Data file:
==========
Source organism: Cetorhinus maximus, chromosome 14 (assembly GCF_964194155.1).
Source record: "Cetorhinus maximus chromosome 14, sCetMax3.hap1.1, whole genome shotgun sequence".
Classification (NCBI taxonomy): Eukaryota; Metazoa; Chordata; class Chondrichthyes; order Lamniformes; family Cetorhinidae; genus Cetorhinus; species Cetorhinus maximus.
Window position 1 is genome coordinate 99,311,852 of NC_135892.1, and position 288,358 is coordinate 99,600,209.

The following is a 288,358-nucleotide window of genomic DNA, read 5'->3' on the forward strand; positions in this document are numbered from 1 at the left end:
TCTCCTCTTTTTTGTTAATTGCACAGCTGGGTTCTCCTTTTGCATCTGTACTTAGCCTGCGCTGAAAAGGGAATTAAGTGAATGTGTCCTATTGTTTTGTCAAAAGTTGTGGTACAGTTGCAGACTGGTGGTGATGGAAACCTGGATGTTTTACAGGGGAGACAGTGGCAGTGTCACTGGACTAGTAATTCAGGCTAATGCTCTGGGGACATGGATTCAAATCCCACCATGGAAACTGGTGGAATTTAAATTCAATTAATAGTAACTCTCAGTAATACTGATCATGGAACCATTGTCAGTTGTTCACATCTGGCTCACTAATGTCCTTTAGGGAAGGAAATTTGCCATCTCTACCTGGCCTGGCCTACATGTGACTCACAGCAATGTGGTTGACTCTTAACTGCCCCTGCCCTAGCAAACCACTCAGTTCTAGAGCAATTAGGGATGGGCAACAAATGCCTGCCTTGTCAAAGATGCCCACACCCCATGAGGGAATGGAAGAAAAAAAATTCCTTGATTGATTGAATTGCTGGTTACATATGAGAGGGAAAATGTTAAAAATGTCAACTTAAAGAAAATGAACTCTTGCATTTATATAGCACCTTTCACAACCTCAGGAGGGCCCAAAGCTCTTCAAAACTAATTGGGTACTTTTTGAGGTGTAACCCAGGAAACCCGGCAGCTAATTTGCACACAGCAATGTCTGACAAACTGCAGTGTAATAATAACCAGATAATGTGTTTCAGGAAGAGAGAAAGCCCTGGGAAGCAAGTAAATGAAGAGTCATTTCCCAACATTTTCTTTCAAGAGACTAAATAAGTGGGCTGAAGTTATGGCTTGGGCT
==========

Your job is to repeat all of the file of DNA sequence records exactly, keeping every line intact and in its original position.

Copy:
Source organism: Cetorhinus maximus, chromosome 14 (assembly GCF_964194155.1).
Source record: "Cetorhinus maximus chromosome 14, sCetMax3.hap1.1, whole genome shotgun sequence".
Classification (NCBI taxonomy): Eukaryota; Metazoa; Chordata; class Chondrichthyes; order Lamniformes; family Cetorhinidae; genus Cetorhinus; species Cetorhinus maximus.
Window position 1 is genome coordinate 99,311,852 of NC_135892.1, and position 288,358 is coordinate 99,600,209.

The following is a 288,358-nucleotide window of genomic DNA, read 5'->3' on the forward strand; positions in this document are numbered from 1 at the left end:
TCTCCTCTTTTTTGTTAATTGCACAGCTGGGTTCTCCTTTTGCATCTGTACTTAGCCTGCGCTGAAAAGGGAATTAAGTGAATGTGTCCTATTGTTTTGTCAAAAGTTGTGGTACAGTTGCAGACTGGTGGTGATGGAAACCTGGATGTTTTACAGGGGAGACAGTGGCAGTGTCACTGGACTAGTAATTCAGGCTAATGCTCTGGGGACATGGATTCAAATCCCACCATGGAAACTGGTGGAATTTAAATTCAATTAATAGTAACTCTCAGTAATACTGATCATGGAACCATTGTCAGTTGTTCACATCTGGCTCACTAATGTCCTTTAGGGAAGGAAATTTGCCATCTCTACCTGGCCTGGCCTACATGTGACTCACAGCAATGTGGTTGACTCTTAACTGCCCCTGCCCTAGCAAACCACTCAGTTCTAGAGCAATTAGGGATGGGCAACAAATGCCTGCCTTGTCAAAGATGCCCACACCCCATGAGGGAATGGAAGAAAAAAAATTCCTTGATTGATTGAATTGCTGGTTACATATGAGAGGGAAAATGTTAAAAATGTCAACTTAAAGAAAATGAACTCTTGCATTTATATAGCACCTTTCACAACCTCAGGAGGGCCCAAAGCTCTTCAAAACTAATTGGGTACTTTTTGAGGTGTAACCCAGGAAACCCGGCAGCTAATTTGCACACAGCAATGTCTGACAAACTGCAGTGTAATAATAACCAGATAATGTGTTTCAGGAAGAGAGAAAGCCCTGGGAAGCAAGTAAATGAAGAGTCATTTCCCAACATTTTCTTTCAAGAGACTAAATAAGTGGGCTGAAGTTATGGCTTGGGCT